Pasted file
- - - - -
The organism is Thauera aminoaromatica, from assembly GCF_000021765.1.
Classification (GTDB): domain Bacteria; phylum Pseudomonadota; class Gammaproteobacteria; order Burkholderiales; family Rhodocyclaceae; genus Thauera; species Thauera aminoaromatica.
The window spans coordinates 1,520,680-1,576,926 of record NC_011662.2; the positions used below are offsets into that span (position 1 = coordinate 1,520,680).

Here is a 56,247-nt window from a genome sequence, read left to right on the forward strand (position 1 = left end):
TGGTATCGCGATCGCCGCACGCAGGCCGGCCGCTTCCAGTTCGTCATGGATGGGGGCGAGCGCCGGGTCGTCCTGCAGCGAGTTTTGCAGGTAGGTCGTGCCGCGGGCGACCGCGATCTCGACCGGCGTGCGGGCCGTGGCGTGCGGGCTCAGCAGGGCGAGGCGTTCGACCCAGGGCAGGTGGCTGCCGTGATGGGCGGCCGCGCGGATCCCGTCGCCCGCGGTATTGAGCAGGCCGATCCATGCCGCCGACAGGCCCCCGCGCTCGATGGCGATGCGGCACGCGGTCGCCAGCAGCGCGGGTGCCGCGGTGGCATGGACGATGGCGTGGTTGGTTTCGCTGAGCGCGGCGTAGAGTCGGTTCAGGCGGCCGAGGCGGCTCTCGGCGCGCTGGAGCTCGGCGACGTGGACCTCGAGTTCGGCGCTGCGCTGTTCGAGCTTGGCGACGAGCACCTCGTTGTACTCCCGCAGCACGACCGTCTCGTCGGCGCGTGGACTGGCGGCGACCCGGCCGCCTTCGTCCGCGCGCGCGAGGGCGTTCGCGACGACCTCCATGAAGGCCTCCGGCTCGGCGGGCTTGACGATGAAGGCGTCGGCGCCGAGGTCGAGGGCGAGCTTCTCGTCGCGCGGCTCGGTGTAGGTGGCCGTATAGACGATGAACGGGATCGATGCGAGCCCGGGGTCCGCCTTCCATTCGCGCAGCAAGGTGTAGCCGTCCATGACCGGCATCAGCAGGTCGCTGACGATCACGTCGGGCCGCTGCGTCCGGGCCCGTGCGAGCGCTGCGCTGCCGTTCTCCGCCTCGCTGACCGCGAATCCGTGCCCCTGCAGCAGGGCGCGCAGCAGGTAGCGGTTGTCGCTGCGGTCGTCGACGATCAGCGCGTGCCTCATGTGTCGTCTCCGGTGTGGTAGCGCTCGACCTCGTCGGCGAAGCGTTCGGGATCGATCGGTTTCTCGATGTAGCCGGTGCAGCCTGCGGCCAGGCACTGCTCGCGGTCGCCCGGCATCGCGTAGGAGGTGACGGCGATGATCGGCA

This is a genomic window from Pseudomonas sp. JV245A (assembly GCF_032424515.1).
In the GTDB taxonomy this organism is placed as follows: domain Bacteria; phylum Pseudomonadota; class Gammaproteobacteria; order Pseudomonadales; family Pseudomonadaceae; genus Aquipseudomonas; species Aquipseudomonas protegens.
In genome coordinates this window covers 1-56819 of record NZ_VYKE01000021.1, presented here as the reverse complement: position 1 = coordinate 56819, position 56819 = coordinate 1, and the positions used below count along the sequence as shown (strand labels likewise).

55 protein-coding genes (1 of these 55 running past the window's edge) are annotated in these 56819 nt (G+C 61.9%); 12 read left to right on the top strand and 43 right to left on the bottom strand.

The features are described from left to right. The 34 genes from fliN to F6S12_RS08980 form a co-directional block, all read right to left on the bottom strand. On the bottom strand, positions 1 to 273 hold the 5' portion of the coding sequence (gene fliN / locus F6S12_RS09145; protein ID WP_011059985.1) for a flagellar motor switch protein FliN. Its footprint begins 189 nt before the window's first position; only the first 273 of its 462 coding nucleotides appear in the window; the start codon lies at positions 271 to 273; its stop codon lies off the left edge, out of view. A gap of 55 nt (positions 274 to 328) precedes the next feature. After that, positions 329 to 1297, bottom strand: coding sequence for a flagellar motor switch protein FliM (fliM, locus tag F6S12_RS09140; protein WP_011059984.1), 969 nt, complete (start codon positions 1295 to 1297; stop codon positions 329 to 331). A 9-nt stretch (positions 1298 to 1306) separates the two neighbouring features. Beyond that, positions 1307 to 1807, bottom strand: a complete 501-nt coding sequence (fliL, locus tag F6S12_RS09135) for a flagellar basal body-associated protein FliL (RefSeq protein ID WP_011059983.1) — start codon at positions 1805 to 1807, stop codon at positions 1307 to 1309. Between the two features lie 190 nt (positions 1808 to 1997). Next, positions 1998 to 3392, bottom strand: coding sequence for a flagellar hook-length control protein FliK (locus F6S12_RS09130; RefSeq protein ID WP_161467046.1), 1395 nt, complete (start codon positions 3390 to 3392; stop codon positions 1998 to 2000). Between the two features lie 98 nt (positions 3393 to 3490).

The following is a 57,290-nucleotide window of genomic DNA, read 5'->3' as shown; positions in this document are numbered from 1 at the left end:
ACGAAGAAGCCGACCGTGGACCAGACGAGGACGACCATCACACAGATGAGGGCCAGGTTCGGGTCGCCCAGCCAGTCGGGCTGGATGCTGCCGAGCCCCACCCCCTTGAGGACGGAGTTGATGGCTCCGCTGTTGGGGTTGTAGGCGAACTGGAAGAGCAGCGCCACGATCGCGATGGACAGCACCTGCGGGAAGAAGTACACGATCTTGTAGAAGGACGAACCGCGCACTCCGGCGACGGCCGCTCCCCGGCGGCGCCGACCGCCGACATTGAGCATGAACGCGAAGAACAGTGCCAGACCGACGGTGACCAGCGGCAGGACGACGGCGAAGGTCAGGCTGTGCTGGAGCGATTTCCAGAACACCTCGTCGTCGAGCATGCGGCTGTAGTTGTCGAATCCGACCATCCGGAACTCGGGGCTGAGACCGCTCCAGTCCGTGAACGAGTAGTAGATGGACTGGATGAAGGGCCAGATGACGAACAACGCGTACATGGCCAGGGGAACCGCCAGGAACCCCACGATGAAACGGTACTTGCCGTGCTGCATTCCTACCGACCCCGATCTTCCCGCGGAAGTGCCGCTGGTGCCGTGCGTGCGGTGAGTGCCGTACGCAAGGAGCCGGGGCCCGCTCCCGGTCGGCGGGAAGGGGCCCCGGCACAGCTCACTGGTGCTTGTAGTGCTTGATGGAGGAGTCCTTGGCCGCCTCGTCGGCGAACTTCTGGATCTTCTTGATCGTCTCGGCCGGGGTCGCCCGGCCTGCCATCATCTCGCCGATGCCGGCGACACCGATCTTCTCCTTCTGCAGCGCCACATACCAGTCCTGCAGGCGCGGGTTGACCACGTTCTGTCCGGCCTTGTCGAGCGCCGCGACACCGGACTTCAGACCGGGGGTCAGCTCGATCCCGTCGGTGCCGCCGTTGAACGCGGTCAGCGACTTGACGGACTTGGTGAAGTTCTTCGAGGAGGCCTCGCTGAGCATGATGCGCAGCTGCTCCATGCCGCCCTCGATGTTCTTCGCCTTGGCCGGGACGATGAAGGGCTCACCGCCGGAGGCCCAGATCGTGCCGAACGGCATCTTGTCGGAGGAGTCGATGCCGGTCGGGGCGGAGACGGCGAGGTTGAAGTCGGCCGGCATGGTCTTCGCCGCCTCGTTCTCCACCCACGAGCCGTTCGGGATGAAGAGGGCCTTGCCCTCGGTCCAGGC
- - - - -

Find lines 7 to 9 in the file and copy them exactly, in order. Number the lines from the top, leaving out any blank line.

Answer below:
In the GTDB taxonomy this organism is placed as follows: domain Bacteria; phylum Pseudomonadota; class Gammaproteobacteria; order Pseudomonadales; family Pseudomonadaceae; genus Aquipseudomonas; species Aquipseudomonas protegens.
In genome coordinates this window covers 1-56819 of record NZ_VYKE01000021.1, presented here as the reverse complement: position 1 = coordinate 56819, position 56819 = coordinate 1, and the positions used below count along the sequence as shown (strand labels likewise).

55 protein-coding genes (1 of these 55 running past the window's edge) are annotated in these 56819 nt (G+C 61.9%); 12 read left to right on the top strand and 43 right to left on the bottom strand.